RE: @aria-describedat at-risk in ARIA 1.1 heartbeat draft

Hi Alex,


So what about the language-agnostic component of ARIA - is that no longer considered a goal of ARIA; that it can be used with multiple markup languages? Because if that *IS* still a goal, then "moving it to HTML" isn't the answer. I've already posted an example in this thread of ARIA being used in SVG, and what I'm hearing you say is that isn't a valid use-case. Is that really your position?


               "ARIA is general tool which can be used to add accessibility to many different technologies," said Tim Berners-Lee, W3C Director. "It is used by HTML 5 now and is being built into additional W3C specifications. In the dynamic and interactive world of the web today, it essential to describe to accessibility software what the different parts of a web page do, so that users with disabilities can use them effectively."


(I'll also note  that ARIA already is under the "HTML5" umbrella, in the same way that MathML and SVG are part of "HTML5"…)


After a long and arduous debate, the consensus position at the W3C was to retain a functionality of linking an external file "longer text description" to a visual asset in HTML - @longdesc.  Adding aria-describedat to 1.1 is, in my mind, taking that same native HTML functionality, which the consensus process agreed was needed, and mapping it to the mark-up language agnostic ARIA, so that the functionality can also be extended to other languages that may currently lack this functionality natively.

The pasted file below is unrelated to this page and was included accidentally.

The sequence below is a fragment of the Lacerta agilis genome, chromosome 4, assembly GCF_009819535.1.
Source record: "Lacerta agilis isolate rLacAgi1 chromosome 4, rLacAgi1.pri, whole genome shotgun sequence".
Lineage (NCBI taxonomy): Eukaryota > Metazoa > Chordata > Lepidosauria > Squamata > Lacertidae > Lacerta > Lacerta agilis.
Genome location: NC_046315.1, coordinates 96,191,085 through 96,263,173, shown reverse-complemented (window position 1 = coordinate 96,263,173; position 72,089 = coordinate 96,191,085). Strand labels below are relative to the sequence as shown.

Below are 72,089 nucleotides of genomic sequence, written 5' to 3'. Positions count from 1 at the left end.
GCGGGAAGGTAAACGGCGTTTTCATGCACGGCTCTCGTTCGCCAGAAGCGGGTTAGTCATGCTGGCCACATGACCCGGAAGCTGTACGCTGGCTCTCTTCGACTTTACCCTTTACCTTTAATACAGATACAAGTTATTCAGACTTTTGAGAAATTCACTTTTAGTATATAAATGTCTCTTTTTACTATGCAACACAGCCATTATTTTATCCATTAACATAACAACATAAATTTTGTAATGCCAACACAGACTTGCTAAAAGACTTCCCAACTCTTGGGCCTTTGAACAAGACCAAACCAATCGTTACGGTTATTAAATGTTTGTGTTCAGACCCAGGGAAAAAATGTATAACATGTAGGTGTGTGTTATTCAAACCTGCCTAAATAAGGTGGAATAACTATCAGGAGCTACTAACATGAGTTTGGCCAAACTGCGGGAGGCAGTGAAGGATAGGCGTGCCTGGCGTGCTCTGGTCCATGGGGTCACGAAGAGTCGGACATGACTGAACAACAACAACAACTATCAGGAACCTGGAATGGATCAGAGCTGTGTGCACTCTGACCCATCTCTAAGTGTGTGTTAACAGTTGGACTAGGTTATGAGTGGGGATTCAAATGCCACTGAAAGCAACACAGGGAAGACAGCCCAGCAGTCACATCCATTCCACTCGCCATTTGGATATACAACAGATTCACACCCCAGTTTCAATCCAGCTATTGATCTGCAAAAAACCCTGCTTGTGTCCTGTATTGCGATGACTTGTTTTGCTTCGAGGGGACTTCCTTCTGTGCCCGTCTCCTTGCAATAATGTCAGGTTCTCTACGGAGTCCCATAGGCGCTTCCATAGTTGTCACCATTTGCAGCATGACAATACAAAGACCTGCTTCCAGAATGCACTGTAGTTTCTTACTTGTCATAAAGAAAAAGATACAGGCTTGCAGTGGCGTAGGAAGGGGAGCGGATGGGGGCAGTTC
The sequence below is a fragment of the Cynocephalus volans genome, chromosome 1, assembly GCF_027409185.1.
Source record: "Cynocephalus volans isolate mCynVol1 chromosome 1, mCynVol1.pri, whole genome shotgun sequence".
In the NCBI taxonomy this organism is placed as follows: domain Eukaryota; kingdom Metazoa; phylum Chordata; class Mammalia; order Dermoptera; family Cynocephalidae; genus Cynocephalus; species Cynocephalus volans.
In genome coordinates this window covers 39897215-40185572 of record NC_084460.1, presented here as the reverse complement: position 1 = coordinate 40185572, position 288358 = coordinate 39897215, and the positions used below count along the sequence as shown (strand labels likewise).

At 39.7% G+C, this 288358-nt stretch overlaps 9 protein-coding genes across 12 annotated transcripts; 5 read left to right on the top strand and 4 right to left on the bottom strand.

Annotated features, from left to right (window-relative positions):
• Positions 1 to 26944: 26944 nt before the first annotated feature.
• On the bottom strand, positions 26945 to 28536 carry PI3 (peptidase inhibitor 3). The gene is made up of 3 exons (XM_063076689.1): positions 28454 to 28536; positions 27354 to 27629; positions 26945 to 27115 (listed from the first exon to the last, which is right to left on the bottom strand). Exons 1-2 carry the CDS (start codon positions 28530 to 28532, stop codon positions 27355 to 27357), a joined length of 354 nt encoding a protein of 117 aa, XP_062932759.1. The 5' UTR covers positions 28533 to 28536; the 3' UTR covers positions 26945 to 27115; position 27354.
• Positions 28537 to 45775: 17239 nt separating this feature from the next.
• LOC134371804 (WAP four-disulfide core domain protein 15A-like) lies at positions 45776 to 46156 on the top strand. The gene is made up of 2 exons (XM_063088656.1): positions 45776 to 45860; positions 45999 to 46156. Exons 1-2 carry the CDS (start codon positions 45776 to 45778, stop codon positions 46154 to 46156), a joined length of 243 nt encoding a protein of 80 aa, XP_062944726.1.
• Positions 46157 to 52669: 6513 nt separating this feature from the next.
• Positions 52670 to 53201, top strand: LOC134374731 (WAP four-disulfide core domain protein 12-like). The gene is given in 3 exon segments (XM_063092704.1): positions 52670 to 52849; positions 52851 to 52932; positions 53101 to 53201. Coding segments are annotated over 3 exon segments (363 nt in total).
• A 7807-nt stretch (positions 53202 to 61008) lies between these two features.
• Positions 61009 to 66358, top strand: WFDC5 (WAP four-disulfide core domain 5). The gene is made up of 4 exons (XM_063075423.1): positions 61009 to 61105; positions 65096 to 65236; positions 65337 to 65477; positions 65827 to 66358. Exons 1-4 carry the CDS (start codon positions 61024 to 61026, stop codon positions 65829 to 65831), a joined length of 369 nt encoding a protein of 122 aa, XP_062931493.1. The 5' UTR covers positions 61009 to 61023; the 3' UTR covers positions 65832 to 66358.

Your statement seems to suggest that ARIA is reserved for those who are not part of the "all users" group (whatever that means). Personally, I have to categorically reject any notion that ARIA is reserved for non-sighted only users, and any objection to ARIA functionality that uses that as a basis of argument perpetuates the divide between "all users" - it seems to suggest that ARIA has no other use than to communicate to screen readers. Is that really your position/understanding? (And even if it is, I suggest that the functionality that aria-describedat delivers is unique, and still needs to be abstracted out for use in other mark-up languages.)





From: Alexander Surkov [] 
Sent: Tuesday, December 9, 2014 10:19 AM
To: Dominic Mazzoni
Cc: John Foliot; James Craig; WAI XTech; Michael[tm] Smith; Daniel Weck; Ted O'Connor; Janina Sajka
Subject: Re: @aria-describedat at-risk in ARIA 1.1 heartbeat draft


It looks like I should comment too. I think that if aria-describedat is a nice feature for any element and all users can benefit of it then it should be part of HTML5 spec.



On Mon, Dec 8, 2014 at 9:15 AM, Dominic Mazzoni <> wrote:

On Mon, Dec 8, 2014 at 9:04 AM, John Foliot <> wrote:

I think as well that your characterization of "dissent" w.r.t. Gecko and Blink
is, shall I say, somewhat exaggerated, but (again) I think we should ask these
actors directly, and neither you nor I assume anything.


Just to be clear, then, I officially object/dissent to the language "User agents should provide a device-independent mechanism to allow a user to..." used anywhere in the ARIA spec, because I feel the user agent directly providing to all users a user-level feature based on an ARIA attribute is a radical departure from the rest of the ARIA spec.


Resolutions I would be happy with include:

* Change the language so that aria-describedat is mapped to native accessibility APIs only, like the rest of ARIA

* Or, make it part of HTML5 and take ARIA out of the name




Received on Tuesday, 9 December 2014 20:27:11 UTC